The US has also taken recent measures that could make it impossible for Iran to adhere to the pact, ending non-proliferation related waivers that allowed Iran to export heavy water and low-enriched uranium to stay below levels mandated in the 2015 Joint Comprehensive Plan of Action, as the nuclear deal is formally known.
 
Pompeo issued his statement as a US official with direct knowledge of the situation told CNN that the latest intelligence indicates there’s no sign of a “decrease in Iran’s posture” or the signals that prompted the US to move a Navy strike group and B-52 bombers to the region, according to a US official with direct knowledge of the latest intelligence. “There is no intelligence to indicate a decrease in Iran’s posture or intentions,” the official said.
 
Iranian commanders have not issued a “wave-off” to Iranian-backed militias and Revolutionary Guard Corps elements to stop planning for possible attacks against US forces in the region, the official added. “We are looking for anything to reflect a change in their behavior and are not seeing it,” the official said.
CNN has reported US officials’ claims that intelligence shows Iran is likely moving short-range ballistic missiles and cruise missiles aboard boats in the Persian Gulf. The US military believes that cruise missiles could be launched from the small Iranian boats known as dhows. Officials have now clarified that those boats are IRGC-naval assets, not regular Iranian navy boats.
 
In addition to the threat of attack against US navy ships, these officials say Iran continues to pose a threat to US military bases and airfields in the region. Several officials tell CNN it is not clear that the central Iranian government has given orders to the militias giving them permission to attack. The US has monitored “chatter” on several different levels among Iranian players… [To read the full article, click the following LINK – Ed.]
 

LATEST U.S. PRESSURE HAS IRAN OVER A BARREL
Ray Takeyh
Council on Foreign Relations, Apr. 22, 2019
 
The Trump administration is once again turning up the heat on Iran, announcing plans to stop providing waivers to the handful of countries that still buy its blacklisted crude. It is the administration’s most important step yet in its unfolding strategy of “maximum pressure” on Iran. Yet although the move is likely to cause Iran further economic pain, don’t expect much of a response.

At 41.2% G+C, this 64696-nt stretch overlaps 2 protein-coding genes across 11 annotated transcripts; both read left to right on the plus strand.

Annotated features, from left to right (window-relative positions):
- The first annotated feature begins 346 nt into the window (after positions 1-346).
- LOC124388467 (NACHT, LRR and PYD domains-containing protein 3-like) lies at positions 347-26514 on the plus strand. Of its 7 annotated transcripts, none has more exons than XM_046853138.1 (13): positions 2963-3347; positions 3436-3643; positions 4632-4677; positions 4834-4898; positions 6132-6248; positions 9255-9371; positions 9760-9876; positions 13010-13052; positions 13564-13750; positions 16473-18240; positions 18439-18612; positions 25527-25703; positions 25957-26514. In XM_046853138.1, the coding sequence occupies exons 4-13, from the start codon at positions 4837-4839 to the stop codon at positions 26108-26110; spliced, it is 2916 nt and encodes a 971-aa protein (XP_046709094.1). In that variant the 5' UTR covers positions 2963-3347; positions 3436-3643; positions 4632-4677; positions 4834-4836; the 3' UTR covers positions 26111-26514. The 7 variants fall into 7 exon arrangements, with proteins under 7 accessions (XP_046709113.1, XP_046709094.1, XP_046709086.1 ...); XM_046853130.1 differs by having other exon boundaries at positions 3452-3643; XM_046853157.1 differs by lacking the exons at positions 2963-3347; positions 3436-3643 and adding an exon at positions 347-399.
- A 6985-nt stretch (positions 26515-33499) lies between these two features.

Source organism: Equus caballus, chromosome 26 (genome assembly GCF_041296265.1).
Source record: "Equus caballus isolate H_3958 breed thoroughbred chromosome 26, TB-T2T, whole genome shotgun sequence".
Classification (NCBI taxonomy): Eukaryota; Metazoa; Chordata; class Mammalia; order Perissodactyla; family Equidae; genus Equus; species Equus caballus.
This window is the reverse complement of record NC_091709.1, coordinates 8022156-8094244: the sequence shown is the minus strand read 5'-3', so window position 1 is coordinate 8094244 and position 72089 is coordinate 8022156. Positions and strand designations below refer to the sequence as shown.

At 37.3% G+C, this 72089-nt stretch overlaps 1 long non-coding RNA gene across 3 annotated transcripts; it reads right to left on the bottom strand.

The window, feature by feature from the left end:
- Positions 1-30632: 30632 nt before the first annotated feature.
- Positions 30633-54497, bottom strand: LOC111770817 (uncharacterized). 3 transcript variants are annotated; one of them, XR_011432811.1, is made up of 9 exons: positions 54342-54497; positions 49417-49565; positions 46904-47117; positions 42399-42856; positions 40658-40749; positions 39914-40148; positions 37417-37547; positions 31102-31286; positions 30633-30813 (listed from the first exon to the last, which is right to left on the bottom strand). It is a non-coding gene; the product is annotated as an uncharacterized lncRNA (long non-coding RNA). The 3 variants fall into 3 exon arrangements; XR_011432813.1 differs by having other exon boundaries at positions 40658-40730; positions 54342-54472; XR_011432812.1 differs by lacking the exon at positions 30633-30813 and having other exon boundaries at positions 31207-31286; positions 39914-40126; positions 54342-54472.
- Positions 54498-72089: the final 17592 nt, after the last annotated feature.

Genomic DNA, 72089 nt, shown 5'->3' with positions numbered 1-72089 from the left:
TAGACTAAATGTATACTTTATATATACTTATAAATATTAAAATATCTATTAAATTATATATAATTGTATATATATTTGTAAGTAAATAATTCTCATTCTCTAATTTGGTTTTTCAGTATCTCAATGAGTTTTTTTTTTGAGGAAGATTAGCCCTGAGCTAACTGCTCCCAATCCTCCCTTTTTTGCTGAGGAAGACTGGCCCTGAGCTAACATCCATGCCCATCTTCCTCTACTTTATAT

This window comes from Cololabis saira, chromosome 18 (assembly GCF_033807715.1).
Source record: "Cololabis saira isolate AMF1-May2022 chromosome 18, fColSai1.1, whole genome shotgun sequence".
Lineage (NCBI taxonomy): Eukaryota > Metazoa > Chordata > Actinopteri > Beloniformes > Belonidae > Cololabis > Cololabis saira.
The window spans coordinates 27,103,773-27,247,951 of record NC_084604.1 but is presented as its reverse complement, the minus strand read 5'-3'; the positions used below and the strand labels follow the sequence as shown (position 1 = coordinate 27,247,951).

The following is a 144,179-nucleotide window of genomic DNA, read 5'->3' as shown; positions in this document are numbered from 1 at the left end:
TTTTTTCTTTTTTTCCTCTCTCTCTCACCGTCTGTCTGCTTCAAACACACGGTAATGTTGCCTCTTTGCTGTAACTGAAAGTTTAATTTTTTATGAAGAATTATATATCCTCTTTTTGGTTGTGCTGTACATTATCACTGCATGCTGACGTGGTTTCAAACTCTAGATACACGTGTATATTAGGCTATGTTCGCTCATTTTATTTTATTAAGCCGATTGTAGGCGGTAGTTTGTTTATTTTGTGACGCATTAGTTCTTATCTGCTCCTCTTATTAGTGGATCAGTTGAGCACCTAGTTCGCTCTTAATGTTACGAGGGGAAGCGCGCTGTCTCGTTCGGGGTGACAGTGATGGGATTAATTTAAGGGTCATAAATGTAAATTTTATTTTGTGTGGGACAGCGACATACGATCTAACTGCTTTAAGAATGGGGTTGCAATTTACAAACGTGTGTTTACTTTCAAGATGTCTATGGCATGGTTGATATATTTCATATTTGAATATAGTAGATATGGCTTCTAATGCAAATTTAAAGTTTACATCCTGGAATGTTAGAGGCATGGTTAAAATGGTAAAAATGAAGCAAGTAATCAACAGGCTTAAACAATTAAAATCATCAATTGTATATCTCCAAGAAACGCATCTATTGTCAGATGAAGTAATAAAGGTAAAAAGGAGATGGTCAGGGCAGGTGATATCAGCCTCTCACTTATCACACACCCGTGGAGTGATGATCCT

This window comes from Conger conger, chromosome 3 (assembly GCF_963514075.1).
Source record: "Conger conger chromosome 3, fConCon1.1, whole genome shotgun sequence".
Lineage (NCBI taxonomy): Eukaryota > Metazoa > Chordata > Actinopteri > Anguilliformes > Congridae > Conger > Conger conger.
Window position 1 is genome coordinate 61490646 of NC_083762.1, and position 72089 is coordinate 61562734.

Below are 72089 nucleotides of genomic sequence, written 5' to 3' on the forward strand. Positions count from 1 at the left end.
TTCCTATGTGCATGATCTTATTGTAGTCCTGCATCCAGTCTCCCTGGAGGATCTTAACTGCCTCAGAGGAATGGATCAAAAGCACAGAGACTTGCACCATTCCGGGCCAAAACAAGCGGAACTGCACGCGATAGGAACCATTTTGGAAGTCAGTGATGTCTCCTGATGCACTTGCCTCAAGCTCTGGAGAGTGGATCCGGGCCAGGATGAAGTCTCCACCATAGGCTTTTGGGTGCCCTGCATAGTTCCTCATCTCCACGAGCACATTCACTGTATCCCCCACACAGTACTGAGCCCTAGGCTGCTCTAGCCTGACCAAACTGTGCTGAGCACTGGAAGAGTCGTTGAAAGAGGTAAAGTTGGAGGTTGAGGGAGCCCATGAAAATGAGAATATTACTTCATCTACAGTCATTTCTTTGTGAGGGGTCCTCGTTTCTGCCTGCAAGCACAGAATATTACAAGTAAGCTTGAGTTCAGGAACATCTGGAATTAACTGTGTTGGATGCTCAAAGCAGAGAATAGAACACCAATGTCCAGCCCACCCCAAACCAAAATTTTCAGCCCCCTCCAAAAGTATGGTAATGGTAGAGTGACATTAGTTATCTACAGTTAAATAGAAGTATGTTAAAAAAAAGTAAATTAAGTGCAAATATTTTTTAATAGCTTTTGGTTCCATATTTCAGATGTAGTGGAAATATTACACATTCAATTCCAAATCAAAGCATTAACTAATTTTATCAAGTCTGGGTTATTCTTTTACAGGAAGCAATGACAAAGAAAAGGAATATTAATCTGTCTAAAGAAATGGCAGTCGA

In May 2018, Trump pulled the United States out of the Joint Comprehensive Plan of Action (JCPOA), the nuclear agreement that the Obama administration, alongside other major powers, had negotiated with Iran. Critics warned that Iran would rapidly escalate its nuclear activities. In their view, the United States would stand isolated in its failure to get other countries to join its sanctions regime. Yet the JCPOA continues to limp along, and many European companies have heeded the reinstated U.S. sanctions, irrespective of the European Union’s opposition. Since the United States restored the oil sanctions in November, Iranian oil sales have been halved to as low as 1.5 million barrels per day, U.S. officials say. China, India, Japan, South Korea, and Turkey have continued to buy Iranian oil under sanctions waivers granted by the United States; with the exception of China, they are now likely to comply with the sanctions once the waivers expire on May 2.
 
China could remain Iran’s lone customer.
     
Then came the United States’ unprecedented designation of Iran’s Islamic Revolutionary Guard Corps as a foreign terrorist organization. Once more critics stressed that this would invite Iranian retaliation; that has yet to materialize. The Trump administration’s string of successes is likely to continue, as most countries purchasing Iran’s oil will likely look for alternatives. China could remain Iran’s lone customer, but even it will likely at least reduce its purchases as a nod to the United States.
 
Caution Ahead
 
The United States and Iran now face momentous choices. The Trump administration’s punitive strategy has gotten compliance, but it does have to be mindful of jittery global oil markets. Both Saudi Arabia and the United Arab Emirates have pledged increases in production; only actual increases will reassure markets. China will present the United States with a test at a time when the two are concluding a trade agreement. That reality is likely to restrain both sides. The United States will be less inclined to sanction China, and China will be less inclined to purchase large share of Iranian oil.
 
Little Recourse for Iran
 
Iran faces even more challenges as it contends with an emboldened Trump administration riding a wave of success. At every step of the way, Iran has issued threats that it has not carried out. It promised to ramp up its nuclear activities and even leave the JCPOA if the United States abandoned the agreement, yet it continues to adhere to it. In the meantime, Iran’s commerce, which has already shrunk, is likely to take a further hit. The International Monetary Fund this spring projected Iran would experience 6 percent negative growth this year.